Remote-control tech turns cockroaches into beasts of burden
Scientists have outfitted a cockroach with a high-tech backpack that allows them to remotely control where it scurries.
While the concept may sound terrifying, anyone buried alive under rubble in an earthquake will shout for joy at the sight of one of these bugs. The shout will be relayed to rescue teams…
The research builds on studies that have attached radio tags and sensors to insects to learn how their muscles work. Bozkurt and colleagues took this a step further and stimulated their muscles.
Their remote control system consists of two parts: antennae stimulators and another on their rear end.
Cockroaches use their antennae to feel their way around the environment. “What we do is we insert tiny electrodes to the antennae and we send low-power pulses [to them],” Alper Bozkurt said.
The pulse simulates the antenna feeling an obstacle, such as a wall, causing the cockroach to turn the other direction. Buzz the left antenna, the cockroach turns right; buzz the right one, the bug turns left…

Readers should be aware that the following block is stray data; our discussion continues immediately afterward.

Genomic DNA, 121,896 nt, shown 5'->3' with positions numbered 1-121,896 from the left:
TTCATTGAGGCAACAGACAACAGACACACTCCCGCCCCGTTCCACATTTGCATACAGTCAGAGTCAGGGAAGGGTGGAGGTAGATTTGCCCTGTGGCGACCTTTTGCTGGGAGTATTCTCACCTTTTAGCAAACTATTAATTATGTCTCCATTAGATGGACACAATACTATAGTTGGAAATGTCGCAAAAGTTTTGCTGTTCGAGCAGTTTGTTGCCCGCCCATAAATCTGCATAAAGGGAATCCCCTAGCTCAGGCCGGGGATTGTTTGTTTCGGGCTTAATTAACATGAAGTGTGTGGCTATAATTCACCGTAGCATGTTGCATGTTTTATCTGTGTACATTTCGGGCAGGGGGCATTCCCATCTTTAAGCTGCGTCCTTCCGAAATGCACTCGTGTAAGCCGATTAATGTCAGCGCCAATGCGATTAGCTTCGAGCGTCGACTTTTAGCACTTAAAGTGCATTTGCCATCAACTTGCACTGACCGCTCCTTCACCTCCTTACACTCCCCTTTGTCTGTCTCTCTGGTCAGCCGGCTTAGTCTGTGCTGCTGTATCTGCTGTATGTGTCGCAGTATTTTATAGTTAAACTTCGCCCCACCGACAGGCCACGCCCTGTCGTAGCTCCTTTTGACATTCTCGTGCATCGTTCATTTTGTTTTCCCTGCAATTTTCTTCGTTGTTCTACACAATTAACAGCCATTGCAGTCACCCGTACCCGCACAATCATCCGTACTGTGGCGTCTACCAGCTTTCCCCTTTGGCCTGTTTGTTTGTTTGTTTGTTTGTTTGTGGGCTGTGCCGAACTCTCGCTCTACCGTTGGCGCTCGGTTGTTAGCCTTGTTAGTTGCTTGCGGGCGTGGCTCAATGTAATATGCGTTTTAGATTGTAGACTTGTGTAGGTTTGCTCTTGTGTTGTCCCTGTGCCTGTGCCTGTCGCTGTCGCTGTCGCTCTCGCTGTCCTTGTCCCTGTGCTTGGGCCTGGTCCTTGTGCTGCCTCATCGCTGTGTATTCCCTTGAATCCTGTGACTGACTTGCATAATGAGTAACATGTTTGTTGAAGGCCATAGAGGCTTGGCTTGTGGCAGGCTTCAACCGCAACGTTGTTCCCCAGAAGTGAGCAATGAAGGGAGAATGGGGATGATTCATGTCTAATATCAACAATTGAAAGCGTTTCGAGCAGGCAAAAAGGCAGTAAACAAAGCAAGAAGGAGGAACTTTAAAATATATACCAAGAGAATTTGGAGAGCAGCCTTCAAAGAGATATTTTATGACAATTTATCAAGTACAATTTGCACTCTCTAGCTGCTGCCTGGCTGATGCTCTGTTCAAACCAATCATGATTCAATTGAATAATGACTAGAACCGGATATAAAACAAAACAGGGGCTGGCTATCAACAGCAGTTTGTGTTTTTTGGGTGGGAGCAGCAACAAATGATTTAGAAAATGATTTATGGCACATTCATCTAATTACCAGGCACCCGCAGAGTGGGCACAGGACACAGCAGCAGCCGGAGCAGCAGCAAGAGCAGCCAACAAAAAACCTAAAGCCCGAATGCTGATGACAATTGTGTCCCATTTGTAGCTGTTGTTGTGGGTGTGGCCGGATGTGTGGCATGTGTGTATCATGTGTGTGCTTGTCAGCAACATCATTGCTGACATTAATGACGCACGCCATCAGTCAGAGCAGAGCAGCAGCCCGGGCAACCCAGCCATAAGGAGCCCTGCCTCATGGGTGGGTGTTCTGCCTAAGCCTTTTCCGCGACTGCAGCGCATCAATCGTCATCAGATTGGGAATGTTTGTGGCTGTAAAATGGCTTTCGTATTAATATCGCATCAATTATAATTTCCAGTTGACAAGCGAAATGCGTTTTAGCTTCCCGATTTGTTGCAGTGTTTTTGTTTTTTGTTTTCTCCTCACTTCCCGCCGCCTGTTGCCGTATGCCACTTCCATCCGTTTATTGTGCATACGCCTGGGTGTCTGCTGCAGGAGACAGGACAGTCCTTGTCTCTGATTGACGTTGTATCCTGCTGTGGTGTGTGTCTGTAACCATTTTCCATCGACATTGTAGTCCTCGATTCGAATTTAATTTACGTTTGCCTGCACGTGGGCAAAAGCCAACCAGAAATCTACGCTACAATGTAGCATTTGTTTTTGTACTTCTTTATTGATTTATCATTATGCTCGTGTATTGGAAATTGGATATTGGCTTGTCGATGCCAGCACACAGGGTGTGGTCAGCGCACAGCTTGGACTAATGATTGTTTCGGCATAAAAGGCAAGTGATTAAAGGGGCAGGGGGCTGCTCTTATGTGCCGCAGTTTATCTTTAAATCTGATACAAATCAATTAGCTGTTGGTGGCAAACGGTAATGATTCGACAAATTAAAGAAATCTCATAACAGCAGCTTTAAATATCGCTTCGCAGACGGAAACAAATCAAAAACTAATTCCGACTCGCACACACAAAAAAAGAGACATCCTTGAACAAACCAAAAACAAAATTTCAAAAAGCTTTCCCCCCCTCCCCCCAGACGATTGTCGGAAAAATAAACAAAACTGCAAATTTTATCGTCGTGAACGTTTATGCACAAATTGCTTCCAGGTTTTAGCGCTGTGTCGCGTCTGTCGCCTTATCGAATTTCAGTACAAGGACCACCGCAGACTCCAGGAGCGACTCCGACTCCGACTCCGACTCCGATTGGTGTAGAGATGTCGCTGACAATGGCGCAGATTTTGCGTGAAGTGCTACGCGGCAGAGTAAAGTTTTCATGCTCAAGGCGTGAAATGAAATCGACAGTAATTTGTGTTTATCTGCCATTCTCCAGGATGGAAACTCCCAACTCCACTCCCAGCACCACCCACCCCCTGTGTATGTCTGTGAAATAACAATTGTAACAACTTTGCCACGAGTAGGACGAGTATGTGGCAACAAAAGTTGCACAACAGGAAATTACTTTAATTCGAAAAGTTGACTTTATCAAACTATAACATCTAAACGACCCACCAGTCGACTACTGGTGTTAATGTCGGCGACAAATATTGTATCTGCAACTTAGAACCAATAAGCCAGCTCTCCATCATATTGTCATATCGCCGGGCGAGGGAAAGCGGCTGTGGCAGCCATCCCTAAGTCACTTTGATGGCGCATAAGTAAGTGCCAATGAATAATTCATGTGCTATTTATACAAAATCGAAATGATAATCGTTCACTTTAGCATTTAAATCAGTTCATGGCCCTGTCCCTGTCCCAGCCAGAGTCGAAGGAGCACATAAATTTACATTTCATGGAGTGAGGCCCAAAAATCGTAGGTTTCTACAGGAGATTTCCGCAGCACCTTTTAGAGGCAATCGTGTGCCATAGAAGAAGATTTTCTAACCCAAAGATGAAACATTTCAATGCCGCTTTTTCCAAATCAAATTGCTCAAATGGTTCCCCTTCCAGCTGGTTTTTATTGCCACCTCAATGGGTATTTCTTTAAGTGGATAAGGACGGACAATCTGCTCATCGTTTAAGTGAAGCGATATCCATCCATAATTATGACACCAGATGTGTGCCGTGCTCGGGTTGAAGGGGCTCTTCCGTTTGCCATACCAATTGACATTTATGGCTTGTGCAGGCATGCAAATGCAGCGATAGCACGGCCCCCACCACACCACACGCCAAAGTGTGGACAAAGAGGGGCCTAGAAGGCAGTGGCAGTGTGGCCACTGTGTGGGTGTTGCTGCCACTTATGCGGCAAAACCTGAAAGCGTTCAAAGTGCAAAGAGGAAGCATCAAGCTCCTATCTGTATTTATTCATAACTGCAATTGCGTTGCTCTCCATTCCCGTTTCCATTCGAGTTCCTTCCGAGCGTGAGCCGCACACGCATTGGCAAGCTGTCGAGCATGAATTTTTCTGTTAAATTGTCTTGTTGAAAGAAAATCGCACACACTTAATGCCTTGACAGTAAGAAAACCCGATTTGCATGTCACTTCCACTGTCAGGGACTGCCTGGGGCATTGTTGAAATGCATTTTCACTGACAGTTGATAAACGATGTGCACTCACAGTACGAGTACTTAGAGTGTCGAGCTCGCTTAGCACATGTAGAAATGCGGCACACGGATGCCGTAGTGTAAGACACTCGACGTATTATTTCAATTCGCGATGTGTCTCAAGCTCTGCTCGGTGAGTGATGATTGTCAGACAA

The electrical engineer likened his research to the domestication of horses, oxen and other so-called beasts of burden that were a boon to the development of ancient civilizations…
What’s different today is we have the tools and biological know-how to control the cockroaches as well as a use for a beast of burden that can only carry a payload of a couple of grams.
“We are now living in the information era,” Bozkurt said. “So the most important payload is the information itself and we can … gather megabits of information on the insect’s backpack.”
Useful, cool – and you know Uncle Sugar’s Army gets first crack at using them.